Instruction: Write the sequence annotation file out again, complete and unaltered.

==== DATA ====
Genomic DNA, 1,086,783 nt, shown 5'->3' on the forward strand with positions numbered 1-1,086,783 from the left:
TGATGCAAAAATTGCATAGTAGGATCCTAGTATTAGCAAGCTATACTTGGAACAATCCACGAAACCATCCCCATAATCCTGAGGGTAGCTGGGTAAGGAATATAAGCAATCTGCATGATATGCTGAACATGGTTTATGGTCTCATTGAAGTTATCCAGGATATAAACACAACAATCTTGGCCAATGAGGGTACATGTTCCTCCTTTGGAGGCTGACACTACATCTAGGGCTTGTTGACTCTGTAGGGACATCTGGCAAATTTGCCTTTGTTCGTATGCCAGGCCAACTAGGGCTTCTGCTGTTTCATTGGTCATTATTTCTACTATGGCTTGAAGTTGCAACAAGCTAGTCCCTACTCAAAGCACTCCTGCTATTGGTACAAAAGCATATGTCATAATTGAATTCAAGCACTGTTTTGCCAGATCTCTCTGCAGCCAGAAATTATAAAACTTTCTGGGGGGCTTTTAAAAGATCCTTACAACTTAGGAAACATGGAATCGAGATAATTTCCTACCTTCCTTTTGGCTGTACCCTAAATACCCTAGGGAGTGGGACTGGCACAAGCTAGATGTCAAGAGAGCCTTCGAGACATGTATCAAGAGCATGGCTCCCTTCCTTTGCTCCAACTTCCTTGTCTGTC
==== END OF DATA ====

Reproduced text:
Genomic DNA, 1,086,783 nt, shown 5'->3' on the forward strand with positions numbered 1-1,086,783 from the left:
TGATGCAAAAATTGCATAGTAGGATCCTAGTATTAGCAAGCTATACTTGGAACAATCCACGAAACCATCCCCATAATCCTGAGGGTAGCTGGGTAAGGAATATAAGCAATCTGCATGATATGCTGAACATGGTTTATGGTCTCATTGAAGTTATCCAGGATATAAACACAACAATCTTGGCCAATGAGGGTACATGTTCCTCCTTTGGAGGCTGACACTACATCTAGGGCTTGTTGACTCTGTAGGGACATCTGGCAAATTTGCCTTTGTTCGTATGCCAGGCCAACTAGGGCTTCTGCTGTTTCATTGGTCATTATTTCTACTATGGCTTGAAGTTGCAACAAGCTAGTCCCTACTCAAAGCACTCCTGCTATTGGTACAAAAGCATATGTCATAATTGAATTCAAGCACTGTTTTGCCAGATCTCTCTGCAGCCAGAAATTATAAAACTTTCTGGGGGGCTTTTAAAAGATCCTTACAACTTAGGAAACATGGAATCGAGATAATTTCCTACCTTCCTTTTGGCTGTACCCTAAATACCCTAGGGAGTGGGACTGGCACAAGCTAGATGTCAAGAGAGCCTTCGAGACATGTATCAAGAGCATGGCTCCCTTCCTTTGCTCCAACTTCCTTGTCTGTC